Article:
Montpelier, VT – Vermont’s lawmakers made strides on gun-safety legislation during the 2023 legislative session, passing three bills that now await action from Gov. Phil Scott, including a 72-hour waiting period for gun purchases.

But Scott, who signed a slate of gun-safety bills in 2018, angering gun-rights supporters, says the current legislation is “problematic.”

“I personally believe we don’t need to make any direct, dramatic changes to our gun laws at this point,” said Scott.

Vermont’s lawmakers prioritized gun reform in 2023, after the Supreme Court decision in New York State Rifle and Pistol Association v. Bruen paved the way for an easing of gun-control measures across the country.

“What we’re trying to do now is build case law back up in light of the Bruen decision so that we protect things like safe storage, waiting periods, and not allowing domestic abusers to have guns,” said State Senator Phil Baruth (D).

Lawmakers also passed related bills taking aim at paramilitary training camps, straw purchases and safe storage.

“We’ve exempted them from the 72-hour waiting period only until July of 2024. In the interim, we’re going to work out a way so that an individual can show that they are already a firearm owner with some sort of a firearm identification,” said State Representative Martin Lalonde (D).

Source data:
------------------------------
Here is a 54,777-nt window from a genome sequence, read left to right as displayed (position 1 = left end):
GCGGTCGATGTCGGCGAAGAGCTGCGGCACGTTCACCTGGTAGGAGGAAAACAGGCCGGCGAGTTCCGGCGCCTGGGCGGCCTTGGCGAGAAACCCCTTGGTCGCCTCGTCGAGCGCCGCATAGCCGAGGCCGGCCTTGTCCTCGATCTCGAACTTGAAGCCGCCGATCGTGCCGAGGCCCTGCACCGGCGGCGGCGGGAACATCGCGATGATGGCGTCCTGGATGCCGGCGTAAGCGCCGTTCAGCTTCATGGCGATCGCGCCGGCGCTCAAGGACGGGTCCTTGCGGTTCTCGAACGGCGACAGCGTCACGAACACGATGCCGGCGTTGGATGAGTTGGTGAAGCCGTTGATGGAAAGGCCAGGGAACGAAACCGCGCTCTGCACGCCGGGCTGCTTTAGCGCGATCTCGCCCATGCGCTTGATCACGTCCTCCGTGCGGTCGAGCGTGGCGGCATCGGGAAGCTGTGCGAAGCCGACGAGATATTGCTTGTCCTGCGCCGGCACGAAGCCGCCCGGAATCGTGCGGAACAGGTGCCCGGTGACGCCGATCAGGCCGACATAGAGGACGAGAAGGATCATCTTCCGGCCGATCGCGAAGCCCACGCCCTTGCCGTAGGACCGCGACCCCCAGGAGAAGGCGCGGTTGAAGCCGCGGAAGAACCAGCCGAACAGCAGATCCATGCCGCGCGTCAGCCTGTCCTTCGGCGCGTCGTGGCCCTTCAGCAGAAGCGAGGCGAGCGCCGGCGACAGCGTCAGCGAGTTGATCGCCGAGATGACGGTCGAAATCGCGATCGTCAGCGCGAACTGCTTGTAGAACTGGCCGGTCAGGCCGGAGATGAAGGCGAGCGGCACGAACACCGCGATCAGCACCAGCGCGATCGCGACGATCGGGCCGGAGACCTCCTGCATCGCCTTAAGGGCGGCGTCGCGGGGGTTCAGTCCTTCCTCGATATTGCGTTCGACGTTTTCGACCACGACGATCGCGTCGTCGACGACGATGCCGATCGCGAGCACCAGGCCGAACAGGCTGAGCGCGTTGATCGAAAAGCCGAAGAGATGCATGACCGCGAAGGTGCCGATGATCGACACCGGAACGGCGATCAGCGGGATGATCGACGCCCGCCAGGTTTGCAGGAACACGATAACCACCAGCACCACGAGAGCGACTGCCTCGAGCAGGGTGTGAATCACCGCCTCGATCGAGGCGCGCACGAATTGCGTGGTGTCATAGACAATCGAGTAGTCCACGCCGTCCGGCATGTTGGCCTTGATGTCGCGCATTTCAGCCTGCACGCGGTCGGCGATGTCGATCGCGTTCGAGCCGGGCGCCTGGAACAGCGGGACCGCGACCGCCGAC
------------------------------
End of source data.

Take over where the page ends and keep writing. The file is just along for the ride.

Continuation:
Scott has not yet committed to a veto of the bills. But lawmakers say they are confident they have the votes to override the governor. Rep. Conor Casey, the executive director of Gunsense Vermont, says action is necessary, noting that Vermont has the highest rate of gun deaths in New England.

“We need to do it now, and it needs to be comprehensive. It can’t be a piecemeal approach,” said Casey.

Chris Sanborn from R&L Archery in Barre says the waiting period in particular will hurt his business.

“Some of the old collectible stuff you’re not going to find at your local store, so how often do you drive that far? Now you have to drive there, drive back three days later,” said Sanborn.

With background checks and selective waiting periods already in place, Sanborn says he and his competitors don’t shy away from using their best judgement with customers.